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 Post subject: Re: Segoe on Chinese rules
Post #16 Posted: Thu Jan 01, 2015 4:37 am 
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Bill Spight wrote:

¿Es claro? :)


Again the guy with little brain, and for me the waters are murkier than ever. Doesn't "group tax" mean that you pay a penalty for having more groups? In this strange variation of go you show in which you have to fill in your own eyes, neither side has more than one group.

In the following paragraph, I got lost 5 times. The sentence in blue is the only one I understood.

Quote:
At this point the players could agree to stop play and score the game. Black has three one point eyes and can fill one of them safely. So Black has one move in her territory, which means one point. White has two safe moves in his territory and thus has two points. White has one more point than Black and wins by one point (move). The group tax simply means that neither player can afford to fill his next to last eye. The fact that White is one point ahead means that he wins even if he plays first.


1. "At this point the players could agree to stop play and score the game." So they don't have to keep playing. What are the rules of this game?

2. "So Black has one move in her territory, which means one point." After playing that one stone, black has either two points of territory, or has played 8 stones. How do we arrive at one point? How is this game scored?

3. "White has two safe moves in his territory and thus has two points. White has one more point than Black and wins by one point (move)." Are these the two points of territory or the two played stones?

4. "The group tax simply means that neither player can afford to fill his next to last eye." This is what group tax means? It seems rather something of a truism that one can't afford to fill in one's next to last eye. What does this have to do with tax?

5. "The fact that White is one point ahead means that he wins even if he plays first." Good for him. So what?

All of the following diagrams made sense to me, but I have no idea what they have to do with group tax.

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Last edited by daal on Thu Jan 01, 2015 5:14 am, edited 1 time in total.
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 Post subject: Re: Group Tax
Post #17 Posted: Thu Jan 01, 2015 5:11 am 
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Strategy, strategic concepts (such as efficiency) and strategic penalties for bad strategic choices become meaningful AFTER the rules (with some scoring system) have been chosen.

However, one can design rules so that they fit certain desired strategic behaviour. For this purpose, strategic behaviour must be given in a broader context of a generic space of rulesets. One first chooses a desired general strategic behaviour, then designs a fitting ruleset, then develops strategies as applications of that ruleset and, if everything was designed and defined well, all such strategies fit the presupposed general strategic behaviour.

Group tax does not per se mean efficient or inefficient strategic behaviour. It all depends on one's chosen context. Under different contexts, one perceives either efficiency or inefficiency. If considering ONLY the number of a player's groups under, e.g., stone scoring, building many groups is inefficient. If considering a broader strategic context, there can be strategies in which building many groups is efficient when the implied group tax is an implied sacrifice to improve on the score in other respects.

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 Post subject: Re: Group Tax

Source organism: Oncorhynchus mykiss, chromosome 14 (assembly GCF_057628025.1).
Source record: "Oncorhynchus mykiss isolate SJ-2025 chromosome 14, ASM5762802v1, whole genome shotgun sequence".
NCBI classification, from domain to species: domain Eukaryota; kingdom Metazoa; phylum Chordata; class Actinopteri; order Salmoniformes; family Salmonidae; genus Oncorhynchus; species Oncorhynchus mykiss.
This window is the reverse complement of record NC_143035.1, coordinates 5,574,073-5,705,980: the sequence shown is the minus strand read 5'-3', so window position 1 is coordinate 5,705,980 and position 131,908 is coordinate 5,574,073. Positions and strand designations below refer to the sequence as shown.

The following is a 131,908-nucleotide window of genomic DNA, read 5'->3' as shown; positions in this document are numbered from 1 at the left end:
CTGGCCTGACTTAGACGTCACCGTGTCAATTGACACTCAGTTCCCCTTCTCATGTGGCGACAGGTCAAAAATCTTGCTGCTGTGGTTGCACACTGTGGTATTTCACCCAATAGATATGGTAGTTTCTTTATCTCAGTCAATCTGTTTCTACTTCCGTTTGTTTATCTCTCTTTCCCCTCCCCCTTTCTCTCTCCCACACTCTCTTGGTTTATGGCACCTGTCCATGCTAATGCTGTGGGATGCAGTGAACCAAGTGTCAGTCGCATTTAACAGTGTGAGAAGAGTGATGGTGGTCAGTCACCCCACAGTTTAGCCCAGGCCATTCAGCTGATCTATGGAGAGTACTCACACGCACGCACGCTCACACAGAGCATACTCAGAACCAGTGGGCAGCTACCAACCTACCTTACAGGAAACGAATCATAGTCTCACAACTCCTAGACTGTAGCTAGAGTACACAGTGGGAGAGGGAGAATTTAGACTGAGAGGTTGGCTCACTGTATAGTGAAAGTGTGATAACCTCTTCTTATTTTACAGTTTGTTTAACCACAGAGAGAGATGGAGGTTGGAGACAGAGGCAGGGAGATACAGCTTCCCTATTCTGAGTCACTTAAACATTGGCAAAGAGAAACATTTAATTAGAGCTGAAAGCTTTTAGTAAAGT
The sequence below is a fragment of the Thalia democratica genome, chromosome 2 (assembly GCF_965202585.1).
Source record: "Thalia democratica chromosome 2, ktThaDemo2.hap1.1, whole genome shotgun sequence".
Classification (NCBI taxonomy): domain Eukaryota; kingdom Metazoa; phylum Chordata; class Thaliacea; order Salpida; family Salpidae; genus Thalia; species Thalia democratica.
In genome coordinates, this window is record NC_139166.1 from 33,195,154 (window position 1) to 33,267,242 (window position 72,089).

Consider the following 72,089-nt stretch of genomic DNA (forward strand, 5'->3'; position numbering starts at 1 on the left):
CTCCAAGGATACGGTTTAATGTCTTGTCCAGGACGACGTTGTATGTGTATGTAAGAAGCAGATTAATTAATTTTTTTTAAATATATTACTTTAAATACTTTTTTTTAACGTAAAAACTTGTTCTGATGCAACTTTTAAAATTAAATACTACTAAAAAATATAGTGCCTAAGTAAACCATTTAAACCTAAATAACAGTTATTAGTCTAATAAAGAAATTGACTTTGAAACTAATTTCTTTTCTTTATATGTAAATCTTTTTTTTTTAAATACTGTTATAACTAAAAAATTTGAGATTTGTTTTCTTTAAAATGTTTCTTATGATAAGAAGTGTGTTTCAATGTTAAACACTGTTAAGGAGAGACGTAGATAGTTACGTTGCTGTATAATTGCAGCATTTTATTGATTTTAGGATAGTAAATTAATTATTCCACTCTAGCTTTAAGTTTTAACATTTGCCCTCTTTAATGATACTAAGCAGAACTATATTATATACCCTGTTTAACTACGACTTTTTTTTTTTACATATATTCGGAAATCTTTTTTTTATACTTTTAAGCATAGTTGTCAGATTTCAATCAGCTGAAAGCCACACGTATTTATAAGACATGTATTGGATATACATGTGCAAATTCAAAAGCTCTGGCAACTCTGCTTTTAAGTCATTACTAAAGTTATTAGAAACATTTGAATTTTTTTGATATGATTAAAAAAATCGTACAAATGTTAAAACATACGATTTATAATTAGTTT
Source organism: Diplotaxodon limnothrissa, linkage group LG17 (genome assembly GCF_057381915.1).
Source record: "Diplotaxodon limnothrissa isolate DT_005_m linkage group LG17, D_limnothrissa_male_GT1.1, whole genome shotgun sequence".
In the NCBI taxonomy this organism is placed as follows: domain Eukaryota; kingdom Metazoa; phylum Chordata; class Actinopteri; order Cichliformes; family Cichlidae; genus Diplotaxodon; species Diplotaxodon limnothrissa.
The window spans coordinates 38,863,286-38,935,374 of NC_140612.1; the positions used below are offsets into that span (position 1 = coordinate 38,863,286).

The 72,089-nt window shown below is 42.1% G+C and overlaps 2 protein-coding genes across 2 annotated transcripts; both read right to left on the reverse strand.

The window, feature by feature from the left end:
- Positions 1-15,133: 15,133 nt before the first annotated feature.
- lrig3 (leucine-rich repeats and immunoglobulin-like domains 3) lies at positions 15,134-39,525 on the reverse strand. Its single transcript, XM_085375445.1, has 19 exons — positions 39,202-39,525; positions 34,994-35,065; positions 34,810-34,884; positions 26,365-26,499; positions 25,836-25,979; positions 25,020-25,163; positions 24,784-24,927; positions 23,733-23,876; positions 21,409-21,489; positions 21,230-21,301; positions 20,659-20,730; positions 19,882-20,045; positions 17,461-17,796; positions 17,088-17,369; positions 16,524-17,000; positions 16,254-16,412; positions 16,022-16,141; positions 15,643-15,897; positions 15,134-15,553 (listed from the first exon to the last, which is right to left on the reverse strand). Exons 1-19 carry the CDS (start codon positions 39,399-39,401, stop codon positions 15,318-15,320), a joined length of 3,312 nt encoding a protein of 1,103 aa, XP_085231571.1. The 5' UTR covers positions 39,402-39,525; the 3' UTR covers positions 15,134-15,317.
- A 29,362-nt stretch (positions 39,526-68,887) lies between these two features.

Post #18 Posted: Thu Jan 01, 2015 5:48 am 
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Quote:
Doesn't "group tax" mean that you pay a penalty for having more groups?


This is another case of a modern term not properly reflecting the ancient one, which was "two overflowing".

The currently definitive text on rules history is 围棋规则演变史 (History of the evolution of weiqi rules) by Chen Zuyuan (ISBN 978-7-80740-147-6).

It's a rather long book, and the relevant portion is on page 80, referring to the Dunhuang Go Classic. I did summarise the main arguments in New In Go. For those that haven't got that, one of the main points is that Japanese scoring and Tang counting are not quite the same thing. It can be shown, by textual exegesis, that Tang counting requires both sides to play an equal number of moves (which is why I presume Bill is stressing prisoner return). By a more complicated route it can be demonstrated that "two overflowing" refers to what we, not they, called group tax, but it was not clear cut to ancient Chinese what it meant, and had to be spelt out by Liu Zhongfu in the 12th century. Bill's claim (if I understood him aright) that group tax is a natural way for go to evolve may, therefore, be on slightly shaky ground. There is evidence in the Dunhuang Classic to suggest it was known then, i.e. centuries before Liu, but there is also an indication that the "two overflowing" term may be an allusion to the Analects of Confucius, in which case it may be an artificial rather than a natural construct.

The naturalness of any part of the evolution is also open to interpretation in light of whatever Korean and Tibetan rules tell us, not to mention the possibility of variant forms co-existing (see e.g. the Heaven and Earth variant). Again, I refer you to Chen for details.

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Post #19 Posted: Thu Jan 01, 2015 9:59 am 
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EdLee wrote:
RBerenguel wrote:
some questions in Spanish are just the same as declarative sentences.
Sometimes with friends, I use the period instead of the question mark, "How are you." Is this bad ? :)


Is it!

:mrgreen:

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Post #20 Posted: Thu Jan 01, 2015 10:20 am 
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Bill Spight wrote:
EdLee wrote:
RBerenguel wrote:
some questions in Spanish are just the same as declarative sentences.
Sometimes with friends, I use the period instead of the question mark, "How are you." Is this bad ? :)

Is it!


These days people say "How are you" as a formality and not expecting anything except a form answer. If you actually told them they would wonder what was wrong with you. So it really isn't a question.